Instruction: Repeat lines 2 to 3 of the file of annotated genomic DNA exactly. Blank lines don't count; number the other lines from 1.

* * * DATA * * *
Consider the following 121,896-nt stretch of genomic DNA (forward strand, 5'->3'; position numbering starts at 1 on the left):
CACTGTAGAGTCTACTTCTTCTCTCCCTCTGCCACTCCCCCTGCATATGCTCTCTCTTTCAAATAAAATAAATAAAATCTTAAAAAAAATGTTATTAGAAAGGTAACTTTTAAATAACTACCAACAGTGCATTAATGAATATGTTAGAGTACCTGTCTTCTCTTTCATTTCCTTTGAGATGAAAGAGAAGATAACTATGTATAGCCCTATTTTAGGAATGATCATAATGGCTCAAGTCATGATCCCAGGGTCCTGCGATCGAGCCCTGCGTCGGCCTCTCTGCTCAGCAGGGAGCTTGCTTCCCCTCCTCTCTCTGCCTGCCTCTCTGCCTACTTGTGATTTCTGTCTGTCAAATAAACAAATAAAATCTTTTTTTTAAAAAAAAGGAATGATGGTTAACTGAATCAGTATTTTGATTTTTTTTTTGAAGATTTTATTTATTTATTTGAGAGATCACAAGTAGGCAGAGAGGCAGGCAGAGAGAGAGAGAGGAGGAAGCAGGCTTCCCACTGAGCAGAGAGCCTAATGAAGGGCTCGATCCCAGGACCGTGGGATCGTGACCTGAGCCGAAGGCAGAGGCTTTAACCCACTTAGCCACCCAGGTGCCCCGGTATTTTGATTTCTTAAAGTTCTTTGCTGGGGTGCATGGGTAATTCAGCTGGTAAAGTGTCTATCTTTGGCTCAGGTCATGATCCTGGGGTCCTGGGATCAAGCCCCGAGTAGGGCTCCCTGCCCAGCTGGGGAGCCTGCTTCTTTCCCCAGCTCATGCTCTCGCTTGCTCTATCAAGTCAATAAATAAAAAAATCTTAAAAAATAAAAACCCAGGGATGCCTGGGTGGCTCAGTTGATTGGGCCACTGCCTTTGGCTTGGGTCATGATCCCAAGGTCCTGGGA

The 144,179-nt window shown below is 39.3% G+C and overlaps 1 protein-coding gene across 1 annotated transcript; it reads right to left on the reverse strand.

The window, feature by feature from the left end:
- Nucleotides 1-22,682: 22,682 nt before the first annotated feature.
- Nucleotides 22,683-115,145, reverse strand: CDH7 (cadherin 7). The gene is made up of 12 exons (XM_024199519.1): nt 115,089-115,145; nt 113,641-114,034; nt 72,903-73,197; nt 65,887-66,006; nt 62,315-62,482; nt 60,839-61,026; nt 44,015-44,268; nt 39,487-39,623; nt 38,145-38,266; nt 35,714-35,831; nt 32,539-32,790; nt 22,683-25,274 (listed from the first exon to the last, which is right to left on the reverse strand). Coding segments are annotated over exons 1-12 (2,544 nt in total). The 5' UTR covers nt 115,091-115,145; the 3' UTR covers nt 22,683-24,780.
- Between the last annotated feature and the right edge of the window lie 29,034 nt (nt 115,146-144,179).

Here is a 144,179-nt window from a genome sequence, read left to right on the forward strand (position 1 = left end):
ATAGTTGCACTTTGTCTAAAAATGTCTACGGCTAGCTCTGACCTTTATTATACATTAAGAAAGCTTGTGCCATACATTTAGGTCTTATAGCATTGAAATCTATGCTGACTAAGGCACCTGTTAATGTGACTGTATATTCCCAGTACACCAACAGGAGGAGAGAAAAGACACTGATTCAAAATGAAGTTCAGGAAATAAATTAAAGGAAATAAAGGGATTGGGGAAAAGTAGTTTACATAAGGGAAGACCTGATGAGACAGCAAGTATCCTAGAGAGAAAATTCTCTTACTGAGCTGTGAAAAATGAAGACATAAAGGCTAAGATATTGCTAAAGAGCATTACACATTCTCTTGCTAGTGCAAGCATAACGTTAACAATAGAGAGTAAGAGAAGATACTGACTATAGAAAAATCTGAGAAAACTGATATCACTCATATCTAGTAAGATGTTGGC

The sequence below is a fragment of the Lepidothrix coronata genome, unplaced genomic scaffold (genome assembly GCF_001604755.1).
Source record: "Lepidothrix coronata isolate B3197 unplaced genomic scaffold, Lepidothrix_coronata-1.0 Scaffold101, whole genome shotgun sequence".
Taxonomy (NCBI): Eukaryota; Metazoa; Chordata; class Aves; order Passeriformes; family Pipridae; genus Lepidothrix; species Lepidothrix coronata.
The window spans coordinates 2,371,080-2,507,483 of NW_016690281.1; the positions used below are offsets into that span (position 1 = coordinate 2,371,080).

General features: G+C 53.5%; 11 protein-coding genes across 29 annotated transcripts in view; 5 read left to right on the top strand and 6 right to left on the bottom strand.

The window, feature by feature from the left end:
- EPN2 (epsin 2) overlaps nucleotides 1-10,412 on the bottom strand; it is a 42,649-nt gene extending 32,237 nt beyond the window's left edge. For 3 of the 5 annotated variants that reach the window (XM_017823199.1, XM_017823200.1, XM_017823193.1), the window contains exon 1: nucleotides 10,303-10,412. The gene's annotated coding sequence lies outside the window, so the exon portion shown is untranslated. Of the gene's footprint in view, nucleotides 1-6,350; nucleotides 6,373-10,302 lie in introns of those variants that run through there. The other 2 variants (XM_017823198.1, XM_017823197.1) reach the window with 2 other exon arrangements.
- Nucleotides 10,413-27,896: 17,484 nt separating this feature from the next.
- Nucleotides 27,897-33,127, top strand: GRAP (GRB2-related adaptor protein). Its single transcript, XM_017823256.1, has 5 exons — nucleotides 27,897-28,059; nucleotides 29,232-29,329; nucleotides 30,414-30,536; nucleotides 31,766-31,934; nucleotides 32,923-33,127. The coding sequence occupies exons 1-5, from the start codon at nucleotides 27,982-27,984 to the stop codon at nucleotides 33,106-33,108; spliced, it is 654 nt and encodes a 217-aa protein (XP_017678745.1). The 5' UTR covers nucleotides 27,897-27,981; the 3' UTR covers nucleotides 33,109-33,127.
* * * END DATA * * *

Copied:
CACTGTAGAGTCTACTTCTTCTCTCCCTCTGCCACTCCCCCTGCATATGCTCTCTCTTTCAAATAAAATAAATAAAATCTTAAAAAAAATGTTATTAGAAAGGTAACTTTTAAATAACTACCAACAGTGCATTAATGAATATGTTAGAGTACCTGTCTTCTCTTTCATTTCCTTTGAGATGAAAGAGAAGATAACTATGTATAGCCCTATTTTAGGAATGATCATAATGGCTCAAGTCATGATCCCAGGGTCCTGCGATCGAGCCCTGCGTCGGCCTCTCTGCTCAGCAGGGAGCTTGCTTCCCCTCCTCTCTCTGCCTGCCTCTCTGCCTACTTGTGATTTCTGTCTGTCAAATAAACAAATAAAATCTTTTTTTTAAAAAAAAGGAATGATGGTTAACTGAATCAGTATTTTGATTTTTTTTTTGAAGATTTTATTTATTTATTTGAGAGATCACAAGTAGGCAGAGAGGCAGGCAGAGAGAGAGAGAGGAGGAAGCAGGCTTCCCACTGAGCAGAGAGCCTAATGAAGGGCTCGATCCCAGGACCGTGGGATCGTGACCTGAGCCGAAGGCAGAGGCTTTAACCCACTTAGCCACCCAGGTGCCCCGGTATTTTGATTTCTTAAAGTTCTTTGCTGGGGTGCATGGGTAATTCAGCTGGTAAAGTGTCTATCTTTGGCTCAGGTCATGATCCTGGGGTCCTGGGATCAAGCCCCGAGTAGGGCTCCCTGCCCAGCTGGGGAGCCTGCTTCTTTCCCCAGCTCATGCTCTCGCTTGCTCTATCAAGTCAATAAATAAAAAAATCTTAAAAAATAAAAACCCAGGGATGCCTGGGTGGCTCAGTTGATTGGGCCACTGCCTTTGGCTTGGGTCATGATCCCAAGGTCCTGGGA

The 144,179-nt window shown below is 39.3% G+C and overlaps 1 protein-coding gene across 1 annotated transcript; it reads right to left on the reverse strand.